- The International Financial Reporting Standards (IFRS) – the global accounting standards authority – mandated the reporting of supply chain emissions. The days of toe-in-the-water are over. The days of “report all that is material to investors” is here. And it all starts in 2023.
- The Financial Conduct Authority(FCA) in the UK announced new rules on emissions disclosures, aiming to give consumers and businesses more confidence in what is being reported, and to avoid greenwashing. And these start in 2023 too.
- The European Central Bank (ECB) announced new mandates for banks to report their climate risk exposure and penalties if they do not. With the majority of bank emissions coming from investments and loans, this puts reporting enormous pressure on a large ecosystem of business. Again, starting in 2023.
Why is this all happening? In a recent speech, SEC Commissioner Caroline A. Crenshaw summed it up:
Equity markets need data from companies to separate winners from losers, bond markets need emissions data from issuers to satisfy the demand for “green investments” and with studies showing that credit risk and climate risk are tightly linked, stress testing of banks is key to preserving a stable economy. With 40% revenues for the S&P 500 coming from outside the US, there is no escape for US businesses. They too are affected.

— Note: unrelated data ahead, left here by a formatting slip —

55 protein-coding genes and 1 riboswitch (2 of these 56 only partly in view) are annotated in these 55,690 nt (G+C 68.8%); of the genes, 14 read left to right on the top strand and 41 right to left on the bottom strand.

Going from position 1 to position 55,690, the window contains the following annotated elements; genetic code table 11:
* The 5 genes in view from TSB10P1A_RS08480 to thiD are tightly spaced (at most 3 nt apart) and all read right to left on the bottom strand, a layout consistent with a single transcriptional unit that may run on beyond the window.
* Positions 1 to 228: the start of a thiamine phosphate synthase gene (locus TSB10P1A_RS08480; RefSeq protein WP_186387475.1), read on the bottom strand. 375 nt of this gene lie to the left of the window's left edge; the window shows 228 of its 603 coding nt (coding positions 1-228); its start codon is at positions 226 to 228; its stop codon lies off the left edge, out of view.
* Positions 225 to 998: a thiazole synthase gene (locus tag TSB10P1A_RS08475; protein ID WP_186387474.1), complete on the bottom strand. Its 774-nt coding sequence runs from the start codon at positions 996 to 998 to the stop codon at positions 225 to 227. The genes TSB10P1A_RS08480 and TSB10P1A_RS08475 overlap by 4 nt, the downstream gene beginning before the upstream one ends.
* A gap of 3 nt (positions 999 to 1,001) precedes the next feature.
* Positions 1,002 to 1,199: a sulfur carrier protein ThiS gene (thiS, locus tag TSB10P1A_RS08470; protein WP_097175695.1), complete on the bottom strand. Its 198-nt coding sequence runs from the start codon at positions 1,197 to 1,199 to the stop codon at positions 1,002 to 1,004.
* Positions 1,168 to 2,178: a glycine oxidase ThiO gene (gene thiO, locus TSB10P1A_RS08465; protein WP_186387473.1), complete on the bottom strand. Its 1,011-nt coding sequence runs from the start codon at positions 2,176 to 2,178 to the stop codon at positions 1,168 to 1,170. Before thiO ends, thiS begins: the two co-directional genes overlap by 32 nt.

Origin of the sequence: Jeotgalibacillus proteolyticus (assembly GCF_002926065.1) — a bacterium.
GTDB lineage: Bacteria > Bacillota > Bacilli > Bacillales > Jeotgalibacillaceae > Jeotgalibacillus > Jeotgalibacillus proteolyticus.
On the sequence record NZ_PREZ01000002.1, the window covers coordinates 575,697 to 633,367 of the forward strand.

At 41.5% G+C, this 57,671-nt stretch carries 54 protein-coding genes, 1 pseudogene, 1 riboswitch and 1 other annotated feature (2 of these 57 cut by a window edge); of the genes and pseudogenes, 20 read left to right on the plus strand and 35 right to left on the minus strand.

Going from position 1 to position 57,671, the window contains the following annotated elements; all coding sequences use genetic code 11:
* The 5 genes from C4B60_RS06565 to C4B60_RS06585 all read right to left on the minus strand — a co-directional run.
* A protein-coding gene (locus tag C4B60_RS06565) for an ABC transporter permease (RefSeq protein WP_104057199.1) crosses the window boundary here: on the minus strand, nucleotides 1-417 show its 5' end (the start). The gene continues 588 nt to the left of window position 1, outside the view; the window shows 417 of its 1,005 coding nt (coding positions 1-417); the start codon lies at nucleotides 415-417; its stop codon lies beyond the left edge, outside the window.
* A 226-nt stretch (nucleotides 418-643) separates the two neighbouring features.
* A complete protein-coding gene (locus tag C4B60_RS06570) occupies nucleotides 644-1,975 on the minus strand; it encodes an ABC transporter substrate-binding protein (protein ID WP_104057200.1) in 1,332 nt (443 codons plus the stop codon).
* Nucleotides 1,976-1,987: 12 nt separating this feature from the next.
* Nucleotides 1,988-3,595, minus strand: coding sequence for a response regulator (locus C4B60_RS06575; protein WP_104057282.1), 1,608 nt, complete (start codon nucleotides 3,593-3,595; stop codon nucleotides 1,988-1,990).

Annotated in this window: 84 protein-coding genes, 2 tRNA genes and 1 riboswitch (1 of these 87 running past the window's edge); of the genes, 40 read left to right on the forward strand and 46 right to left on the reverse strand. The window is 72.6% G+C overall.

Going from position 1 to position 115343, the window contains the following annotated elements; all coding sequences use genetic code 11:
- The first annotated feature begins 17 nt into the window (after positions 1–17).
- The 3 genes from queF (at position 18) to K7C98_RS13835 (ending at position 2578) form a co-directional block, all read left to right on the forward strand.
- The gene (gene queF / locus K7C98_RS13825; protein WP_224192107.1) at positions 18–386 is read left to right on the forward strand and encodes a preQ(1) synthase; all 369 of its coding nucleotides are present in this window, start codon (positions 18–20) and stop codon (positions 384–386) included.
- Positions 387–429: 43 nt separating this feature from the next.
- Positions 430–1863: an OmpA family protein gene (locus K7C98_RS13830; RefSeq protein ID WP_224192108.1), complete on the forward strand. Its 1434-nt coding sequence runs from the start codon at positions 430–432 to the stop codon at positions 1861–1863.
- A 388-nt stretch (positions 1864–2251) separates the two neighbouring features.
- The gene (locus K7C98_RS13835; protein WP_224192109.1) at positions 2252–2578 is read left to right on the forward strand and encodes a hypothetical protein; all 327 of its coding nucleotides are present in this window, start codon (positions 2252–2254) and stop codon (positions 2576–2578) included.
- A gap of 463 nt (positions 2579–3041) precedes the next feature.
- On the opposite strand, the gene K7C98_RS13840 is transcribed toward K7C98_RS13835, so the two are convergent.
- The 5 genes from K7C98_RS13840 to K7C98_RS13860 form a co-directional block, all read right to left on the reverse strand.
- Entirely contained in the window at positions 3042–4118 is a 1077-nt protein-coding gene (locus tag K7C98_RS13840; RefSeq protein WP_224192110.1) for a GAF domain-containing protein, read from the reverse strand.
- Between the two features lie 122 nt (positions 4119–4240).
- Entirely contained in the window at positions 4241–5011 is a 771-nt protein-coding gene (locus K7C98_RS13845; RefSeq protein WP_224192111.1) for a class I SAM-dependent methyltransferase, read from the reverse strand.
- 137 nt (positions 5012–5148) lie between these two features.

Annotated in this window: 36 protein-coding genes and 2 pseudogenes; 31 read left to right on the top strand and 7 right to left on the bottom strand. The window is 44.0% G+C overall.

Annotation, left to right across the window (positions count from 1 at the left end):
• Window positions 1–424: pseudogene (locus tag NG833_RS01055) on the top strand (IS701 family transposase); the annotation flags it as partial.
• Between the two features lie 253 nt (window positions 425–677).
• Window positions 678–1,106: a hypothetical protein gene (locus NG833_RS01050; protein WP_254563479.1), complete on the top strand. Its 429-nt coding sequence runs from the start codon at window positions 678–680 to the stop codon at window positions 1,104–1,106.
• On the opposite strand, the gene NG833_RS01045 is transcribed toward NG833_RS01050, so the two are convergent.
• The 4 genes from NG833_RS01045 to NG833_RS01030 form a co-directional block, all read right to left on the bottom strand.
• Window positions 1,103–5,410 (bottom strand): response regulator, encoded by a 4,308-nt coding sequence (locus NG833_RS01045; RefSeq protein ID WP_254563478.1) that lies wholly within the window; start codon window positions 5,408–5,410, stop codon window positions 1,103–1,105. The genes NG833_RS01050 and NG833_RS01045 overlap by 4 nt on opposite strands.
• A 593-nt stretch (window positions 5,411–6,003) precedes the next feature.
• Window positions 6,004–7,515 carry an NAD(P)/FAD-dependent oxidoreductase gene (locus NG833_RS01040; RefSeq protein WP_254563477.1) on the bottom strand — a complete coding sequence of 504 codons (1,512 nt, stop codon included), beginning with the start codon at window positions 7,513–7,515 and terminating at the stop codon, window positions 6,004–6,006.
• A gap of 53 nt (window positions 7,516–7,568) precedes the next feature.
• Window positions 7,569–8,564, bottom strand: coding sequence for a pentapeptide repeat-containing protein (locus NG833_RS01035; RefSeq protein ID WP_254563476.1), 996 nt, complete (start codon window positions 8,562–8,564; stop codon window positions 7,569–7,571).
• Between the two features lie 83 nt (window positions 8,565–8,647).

We’ve hit that moment when each business needs to know their numbers: What is the exposure to climate risk? What is the cost of decoupling revenues from emissions?
Our changing climate now impacts valuation in ways that are measured, quantified and data-driven. Financial disclosures and climate disclosures are tightly linked.
All driven by data. GLYNT speaks with a dozen of finance and sustainability teams each week. When we explain that at GLYNT “Sustainability data is prepared with the same rigor as financial data” shoulders noticeably drop on video calls. There is a sigh of relief. Finance teams are looking for accurate, actual data from primary sources, ready for audits. Just like financial data.
This week the emissions data tsunami hit. 2023 is almost here. And from this point forward, the quality of the numbers matters.